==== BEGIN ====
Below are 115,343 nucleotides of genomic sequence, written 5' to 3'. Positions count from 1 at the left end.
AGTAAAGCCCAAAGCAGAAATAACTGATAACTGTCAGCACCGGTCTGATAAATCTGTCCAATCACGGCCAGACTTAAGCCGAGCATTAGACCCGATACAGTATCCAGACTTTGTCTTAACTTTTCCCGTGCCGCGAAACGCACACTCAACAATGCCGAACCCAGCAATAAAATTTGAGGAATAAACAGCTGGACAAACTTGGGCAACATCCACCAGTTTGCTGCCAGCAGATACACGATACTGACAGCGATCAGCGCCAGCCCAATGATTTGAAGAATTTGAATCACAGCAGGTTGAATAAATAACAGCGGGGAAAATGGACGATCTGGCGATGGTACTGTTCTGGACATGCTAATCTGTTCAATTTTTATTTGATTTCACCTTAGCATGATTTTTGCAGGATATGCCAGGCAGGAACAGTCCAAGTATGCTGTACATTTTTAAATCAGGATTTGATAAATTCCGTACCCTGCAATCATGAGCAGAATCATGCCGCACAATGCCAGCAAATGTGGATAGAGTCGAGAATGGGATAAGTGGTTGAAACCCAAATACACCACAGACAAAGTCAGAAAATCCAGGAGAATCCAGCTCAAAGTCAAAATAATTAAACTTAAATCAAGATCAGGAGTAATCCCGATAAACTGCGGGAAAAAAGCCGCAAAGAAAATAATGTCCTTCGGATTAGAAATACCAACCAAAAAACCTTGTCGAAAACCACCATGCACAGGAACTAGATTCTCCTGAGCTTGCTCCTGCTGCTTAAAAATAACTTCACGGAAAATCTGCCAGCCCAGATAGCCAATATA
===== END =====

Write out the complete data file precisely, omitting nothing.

Below are 115,343 nucleotides of genomic sequence, written 5' to 3'. Positions count from 1 at the left end.
AGTAAAGCCCAAAGCAGAAATAACTGATAACTGTCAGCACCGGTCTGATAAATCTGTCCAATCACGGCCAGACTTAAGCCGAGCATTAGACCCGATACAGTATCCAGACTTTGTCTTAACTTTTCCCGTGCCGCGAAACGCACACTCAACAATGCCGAACCCAGCAATAAAATTTGAGGAATAAACAGCTGGACAAACTTGGGCAACATCCACCAGTTTGCTGCCAGCAGATACACGATACTGACAGCGATCAGCGCCAGCCCAATGATTTGAAGAATTTGAATCACAGCAGGTTGAATAAATAACAGCGGGGAAAATGGACGATCTGGCGATGGTACTGTTCTGGACATGCTAATCTGTTCAATTTTTATTTGATTTCACCTTAGCATGATTTTTGCAGGATATGCCAGGCAGGAACAGTCCAAGTATGCTGTACATTTTTAAATCAGGATTTGATAAATTCCGTACCCTGCAATCATGAGCAGAATCATGCCGCACAATGCCAGCAAATGTGGATAGAGTCGAGAATGGGATAAGTGGTTGAAACCCAAATACACCACAGACAAAGTCAGAAAATCCAGGAGAATCCAGCTCAAAGTCAAAATAATTAAACTTAAATCAAGATCAGGAGTAATCCCGATAAACTGCGGGAAAAAAGCCGCAAAGAAAATAATGTCCTTCGGATTAGAAATACCAACCAAAAAACCTTGTCGAAAACCACCATGCACAGGAACTAGATTCTCCTGAGCTTGCTCCTGCTGCTTAAAAATAACTTCACGGAAAATCTGCCAGCCCAGATAGCCAATATA